Protein 101

Amino acids are the basic building blocks of protein. Typical sizes range from ~ 80 mw (molecular weight) to 135 mw. Cystine is the most important amino acid in hair because it forms the (disulfide) bonds that hold hair fibers together in a lateral fashion. These bonds of cystine give the very strength and elasticity (flexibility) of hair. As damage occurs - chemically, mechanically or environmentally - these bonds break and cystine is lost. As damage continues, hair becomes progressively more weak and limp. Some of Jean Alexander's Proteins by Design™ contain an exceptionally high amount of pure cystine to repair damage and naturally fortify hair.

When hair fibers are damaged in any way, a tiny negative electric charge occurs. Proteins that carry a positive electric charge are attracted to these damaged areas because opposite charges attract. Due to this principle, positively charged (cationic) proteins remain in hair longer, with greater substantivity.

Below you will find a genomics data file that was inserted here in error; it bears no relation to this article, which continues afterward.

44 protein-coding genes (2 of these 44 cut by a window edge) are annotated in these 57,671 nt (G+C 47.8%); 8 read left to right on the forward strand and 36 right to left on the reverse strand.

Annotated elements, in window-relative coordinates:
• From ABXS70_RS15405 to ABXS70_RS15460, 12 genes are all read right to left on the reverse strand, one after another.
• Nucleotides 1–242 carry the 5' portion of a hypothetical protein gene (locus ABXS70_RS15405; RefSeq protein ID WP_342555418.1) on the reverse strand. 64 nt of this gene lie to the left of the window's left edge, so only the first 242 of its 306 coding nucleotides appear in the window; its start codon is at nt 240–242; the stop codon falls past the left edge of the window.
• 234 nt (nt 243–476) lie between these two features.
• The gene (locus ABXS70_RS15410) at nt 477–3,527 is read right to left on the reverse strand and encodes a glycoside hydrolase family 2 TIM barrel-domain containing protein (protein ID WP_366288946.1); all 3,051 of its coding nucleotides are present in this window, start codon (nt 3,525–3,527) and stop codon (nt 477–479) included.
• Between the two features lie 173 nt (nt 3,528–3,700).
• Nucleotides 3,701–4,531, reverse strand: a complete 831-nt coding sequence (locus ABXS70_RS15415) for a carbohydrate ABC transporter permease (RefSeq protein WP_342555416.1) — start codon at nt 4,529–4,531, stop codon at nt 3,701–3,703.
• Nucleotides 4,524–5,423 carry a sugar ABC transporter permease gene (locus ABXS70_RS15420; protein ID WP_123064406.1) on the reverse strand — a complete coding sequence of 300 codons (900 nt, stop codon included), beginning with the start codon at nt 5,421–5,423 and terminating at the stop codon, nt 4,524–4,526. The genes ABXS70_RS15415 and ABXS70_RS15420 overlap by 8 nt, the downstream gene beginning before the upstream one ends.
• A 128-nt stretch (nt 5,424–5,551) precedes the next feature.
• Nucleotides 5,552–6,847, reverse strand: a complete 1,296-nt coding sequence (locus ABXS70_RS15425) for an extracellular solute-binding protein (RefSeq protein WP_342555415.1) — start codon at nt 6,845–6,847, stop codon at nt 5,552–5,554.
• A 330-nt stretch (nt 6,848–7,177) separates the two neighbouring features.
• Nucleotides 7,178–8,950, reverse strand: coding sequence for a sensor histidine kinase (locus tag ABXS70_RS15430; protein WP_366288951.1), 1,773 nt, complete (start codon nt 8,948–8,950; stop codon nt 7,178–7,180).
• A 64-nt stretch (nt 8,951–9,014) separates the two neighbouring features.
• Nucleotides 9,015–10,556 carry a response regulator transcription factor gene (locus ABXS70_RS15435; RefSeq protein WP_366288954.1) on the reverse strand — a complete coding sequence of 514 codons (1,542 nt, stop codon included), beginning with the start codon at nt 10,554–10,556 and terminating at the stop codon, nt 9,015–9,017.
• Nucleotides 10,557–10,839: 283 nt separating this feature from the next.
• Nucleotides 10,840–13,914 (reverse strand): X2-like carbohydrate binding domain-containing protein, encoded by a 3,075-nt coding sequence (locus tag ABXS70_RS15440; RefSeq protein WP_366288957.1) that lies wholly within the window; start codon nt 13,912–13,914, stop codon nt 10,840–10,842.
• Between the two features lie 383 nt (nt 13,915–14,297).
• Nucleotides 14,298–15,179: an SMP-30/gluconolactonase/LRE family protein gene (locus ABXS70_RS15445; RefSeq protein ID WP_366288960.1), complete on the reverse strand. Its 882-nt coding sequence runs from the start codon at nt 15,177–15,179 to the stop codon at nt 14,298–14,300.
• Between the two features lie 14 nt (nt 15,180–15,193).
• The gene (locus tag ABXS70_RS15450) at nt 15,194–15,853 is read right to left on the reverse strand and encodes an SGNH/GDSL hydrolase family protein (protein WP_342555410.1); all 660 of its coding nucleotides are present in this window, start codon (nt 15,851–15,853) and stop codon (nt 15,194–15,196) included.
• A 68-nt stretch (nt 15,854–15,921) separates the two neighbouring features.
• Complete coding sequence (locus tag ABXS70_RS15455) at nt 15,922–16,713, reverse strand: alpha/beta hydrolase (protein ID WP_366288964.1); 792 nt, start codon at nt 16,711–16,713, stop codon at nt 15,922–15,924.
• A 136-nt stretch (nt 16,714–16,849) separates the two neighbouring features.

Generally, smaller, penetrating proteins repair and strengthen fibers by replacing protein that is lost naturally or due to harmful agents. They provide body and volume to hair. Larger, surface-active proteins form an ultra-thin layer over hair, strengthening the fiber and increasing its natural flexibility. They mend split ends, provide shine and a soft feel, and improve hair elasticity.